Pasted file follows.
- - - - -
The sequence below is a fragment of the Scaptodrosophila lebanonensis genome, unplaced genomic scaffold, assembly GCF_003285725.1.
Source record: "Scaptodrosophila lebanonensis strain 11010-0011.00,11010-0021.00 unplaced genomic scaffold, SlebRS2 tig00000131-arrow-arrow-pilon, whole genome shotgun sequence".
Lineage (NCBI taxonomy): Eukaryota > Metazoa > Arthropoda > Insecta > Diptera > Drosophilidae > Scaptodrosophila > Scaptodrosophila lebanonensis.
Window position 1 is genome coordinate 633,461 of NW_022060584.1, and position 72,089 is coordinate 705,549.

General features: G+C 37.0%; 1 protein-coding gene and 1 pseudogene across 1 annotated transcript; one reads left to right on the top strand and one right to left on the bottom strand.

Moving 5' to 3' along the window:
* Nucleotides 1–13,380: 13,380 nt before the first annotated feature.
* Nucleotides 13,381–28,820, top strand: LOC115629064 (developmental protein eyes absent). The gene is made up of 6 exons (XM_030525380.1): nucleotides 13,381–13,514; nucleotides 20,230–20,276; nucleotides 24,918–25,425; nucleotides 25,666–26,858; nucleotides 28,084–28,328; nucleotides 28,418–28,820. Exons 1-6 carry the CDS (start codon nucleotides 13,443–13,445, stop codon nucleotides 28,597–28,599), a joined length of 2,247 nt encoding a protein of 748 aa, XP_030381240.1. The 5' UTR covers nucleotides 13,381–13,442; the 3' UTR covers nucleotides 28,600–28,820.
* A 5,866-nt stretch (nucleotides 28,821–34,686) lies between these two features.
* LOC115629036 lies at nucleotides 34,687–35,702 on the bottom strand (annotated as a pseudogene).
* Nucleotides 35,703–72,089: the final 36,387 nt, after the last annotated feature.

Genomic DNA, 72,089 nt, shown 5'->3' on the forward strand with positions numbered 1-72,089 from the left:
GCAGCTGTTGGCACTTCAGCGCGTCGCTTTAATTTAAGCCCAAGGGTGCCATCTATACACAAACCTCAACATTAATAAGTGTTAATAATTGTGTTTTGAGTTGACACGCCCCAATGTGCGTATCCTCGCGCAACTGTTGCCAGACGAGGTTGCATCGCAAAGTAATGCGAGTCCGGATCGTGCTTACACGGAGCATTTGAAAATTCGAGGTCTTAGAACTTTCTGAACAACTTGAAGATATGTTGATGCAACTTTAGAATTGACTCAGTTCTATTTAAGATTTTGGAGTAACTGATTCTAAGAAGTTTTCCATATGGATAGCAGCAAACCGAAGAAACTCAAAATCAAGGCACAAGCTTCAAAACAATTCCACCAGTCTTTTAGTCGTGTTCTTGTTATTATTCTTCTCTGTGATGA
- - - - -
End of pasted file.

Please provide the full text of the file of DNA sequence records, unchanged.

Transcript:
The sequence below is a fragment of the Scaptodrosophila lebanonensis genome, unplaced genomic scaffold, assembly GCF_003285725.1.
Source record: "Scaptodrosophila lebanonensis strain 11010-0011.00,11010-0021.00 unplaced genomic scaffold, SlebRS2 tig00000131-arrow-arrow-pilon, whole genome shotgun sequence".
Lineage (NCBI taxonomy): Eukaryota > Metazoa > Arthropoda > Insecta > Diptera > Drosophilidae > Scaptodrosophila > Scaptodrosophila lebanonensis.
Window position 1 is genome coordinate 633,461 of NW_022060584.1, and position 72,089 is coordinate 705,549.

General features: G+C 37.0%; 1 protein-coding gene and 1 pseudogene across 1 annotated transcript; one reads left to right on the top strand and one right to left on the bottom strand.

Moving 5' to 3' along the window:
* Nucleotides 1–13,380: 13,380 nt before the first annotated feature.
* Nucleotides 13,381–28,820, top strand: LOC115629064 (developmental protein eyes absent). The gene is made up of 6 exons (XM_030525380.1): nucleotides 13,381–13,514; nucleotides 20,230–20,276; nucleotides 24,918–25,425; nucleotides 25,666–26,858; nucleotides 28,084–28,328; nucleotides 28,418–28,820. Exons 1-6 carry the CDS (start codon nucleotides 13,443–13,445, stop codon nucleotides 28,597–28,599), a joined length of 2,247 nt encoding a protein of 748 aa, XP_030381240.1. The 5' UTR covers nucleotides 13,381–13,442; the 3' UTR covers nucleotides 28,600–28,820.
* A 5,866-nt stretch (nucleotides 28,821–34,686) lies between these two features.
* LOC115629036 lies at nucleotides 34,687–35,702 on the bottom strand (annotated as a pseudogene).
* Nucleotides 35,703–72,089: the final 36,387 nt, after the last annotated feature.

Genomic DNA, 72,089 nt, shown 5'->3' on the forward strand with positions numbered 1-72,089 from the left:
GCAGCTGTTGGCACTTCAGCGCGTCGCTTTAATTTAAGCCCAAGGGTGCCATCTATACACAAACCTCAACATTAATAAGTGTTAATAATTGTGTTTTGAGTTGACACGCCCCAATGTGCGTATCCTCGCGCAACTGTTGCCAGACGAGGTTGCATCGCAAAGTAATGCGAGTCCGGATCGTGCTTACACGGAGCATTTGAAAATTCGAGGTCTTAGAACTTTCTGAACAACTTGAAGATATGTTGATGCAACTTTAGAATTGACTCAGTTCTATTTAAGATTTTGGAGTAACTGATTCTAAGAAGTTTTCCATATGGATAGCAGCAAACCGAAGAAACTCAAAATCAAGGCACAAGCTTCAAAACAATTCCACCAGTCTTTTAGTCGTGTTCTTGTTATTATTCTTCTCTGTGATGA